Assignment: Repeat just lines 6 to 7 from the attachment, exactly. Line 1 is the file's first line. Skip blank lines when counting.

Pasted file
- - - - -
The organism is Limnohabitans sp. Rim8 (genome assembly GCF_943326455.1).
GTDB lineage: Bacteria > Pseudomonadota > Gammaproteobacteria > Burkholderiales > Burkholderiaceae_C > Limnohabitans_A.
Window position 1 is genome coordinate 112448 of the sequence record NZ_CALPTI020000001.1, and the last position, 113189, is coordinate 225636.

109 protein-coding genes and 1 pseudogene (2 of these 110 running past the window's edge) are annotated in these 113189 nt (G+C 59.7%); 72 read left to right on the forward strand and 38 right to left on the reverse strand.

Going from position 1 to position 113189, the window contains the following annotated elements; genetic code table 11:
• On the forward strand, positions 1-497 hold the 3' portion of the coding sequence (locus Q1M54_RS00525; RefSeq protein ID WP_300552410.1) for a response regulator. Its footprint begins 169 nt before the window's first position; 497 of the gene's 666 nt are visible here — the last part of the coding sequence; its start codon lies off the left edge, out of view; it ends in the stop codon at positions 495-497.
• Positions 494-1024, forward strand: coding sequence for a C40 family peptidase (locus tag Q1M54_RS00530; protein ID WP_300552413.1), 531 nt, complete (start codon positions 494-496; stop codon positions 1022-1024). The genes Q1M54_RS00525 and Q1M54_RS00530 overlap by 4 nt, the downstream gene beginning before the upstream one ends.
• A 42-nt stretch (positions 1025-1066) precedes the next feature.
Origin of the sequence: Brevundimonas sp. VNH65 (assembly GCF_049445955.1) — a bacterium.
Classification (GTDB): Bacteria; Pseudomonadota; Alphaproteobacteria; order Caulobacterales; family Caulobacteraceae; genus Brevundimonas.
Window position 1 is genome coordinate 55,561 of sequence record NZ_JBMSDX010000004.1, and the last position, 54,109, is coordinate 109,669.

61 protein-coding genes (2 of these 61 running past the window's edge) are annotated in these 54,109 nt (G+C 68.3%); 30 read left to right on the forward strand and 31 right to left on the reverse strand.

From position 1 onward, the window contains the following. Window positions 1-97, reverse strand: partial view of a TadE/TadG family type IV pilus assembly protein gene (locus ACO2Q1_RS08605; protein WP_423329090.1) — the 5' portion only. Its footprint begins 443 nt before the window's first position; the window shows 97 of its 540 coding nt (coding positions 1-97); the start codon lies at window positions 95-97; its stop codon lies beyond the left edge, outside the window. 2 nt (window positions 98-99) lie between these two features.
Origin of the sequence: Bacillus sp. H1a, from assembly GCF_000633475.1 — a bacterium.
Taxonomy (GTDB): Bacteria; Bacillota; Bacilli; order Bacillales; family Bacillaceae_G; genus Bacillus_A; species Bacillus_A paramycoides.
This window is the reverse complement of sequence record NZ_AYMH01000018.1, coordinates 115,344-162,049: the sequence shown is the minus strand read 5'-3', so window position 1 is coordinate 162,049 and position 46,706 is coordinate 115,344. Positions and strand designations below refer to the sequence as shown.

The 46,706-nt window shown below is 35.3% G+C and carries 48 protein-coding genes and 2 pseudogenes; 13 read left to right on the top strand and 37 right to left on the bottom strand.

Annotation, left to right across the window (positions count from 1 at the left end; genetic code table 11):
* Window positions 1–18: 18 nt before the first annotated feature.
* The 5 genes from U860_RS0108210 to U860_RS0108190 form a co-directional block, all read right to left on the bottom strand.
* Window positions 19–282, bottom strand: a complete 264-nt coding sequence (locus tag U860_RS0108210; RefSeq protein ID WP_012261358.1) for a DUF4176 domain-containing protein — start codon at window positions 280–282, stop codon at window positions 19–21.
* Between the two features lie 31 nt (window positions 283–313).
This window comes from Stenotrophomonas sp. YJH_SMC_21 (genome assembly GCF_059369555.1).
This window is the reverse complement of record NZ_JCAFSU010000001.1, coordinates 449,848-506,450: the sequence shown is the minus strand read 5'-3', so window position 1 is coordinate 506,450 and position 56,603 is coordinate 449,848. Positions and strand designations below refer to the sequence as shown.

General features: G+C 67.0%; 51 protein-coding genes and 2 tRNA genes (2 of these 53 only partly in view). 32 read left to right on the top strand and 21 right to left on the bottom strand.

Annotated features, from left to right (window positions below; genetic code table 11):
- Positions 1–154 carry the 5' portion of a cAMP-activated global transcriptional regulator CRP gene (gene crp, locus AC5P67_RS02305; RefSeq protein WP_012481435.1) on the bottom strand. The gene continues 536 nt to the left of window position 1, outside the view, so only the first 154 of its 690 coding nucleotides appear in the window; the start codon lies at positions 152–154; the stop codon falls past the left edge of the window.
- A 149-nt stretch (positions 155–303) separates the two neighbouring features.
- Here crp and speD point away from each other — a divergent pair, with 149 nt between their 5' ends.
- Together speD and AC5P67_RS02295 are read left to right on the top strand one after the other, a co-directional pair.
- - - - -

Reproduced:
• On the forward strand, positions 1-497 hold the 3' portion of the coding sequence (locus Q1M54_RS00525; RefSeq protein ID WP_300552410.1) for a response regulator. Its footprint begins 169 nt before the window's first position; 497 of the gene's 666 nt are visible here — the last part of the coding sequence; its start codon lies off the left edge, out of view; it ends in the stop codon at positions 495-497.
• Positions 494-1024, forward strand: coding sequence for a C40 family peptidase (locus tag Q1M54_RS00530; protein ID WP_300552413.1), 531 nt, complete (start codon positions 494-496; stop codon positions 1022-1024). The genes Q1M54_RS00525 and Q1M54_RS00530 overlap by 4 nt, the downstream gene beginning before the upstream one ends.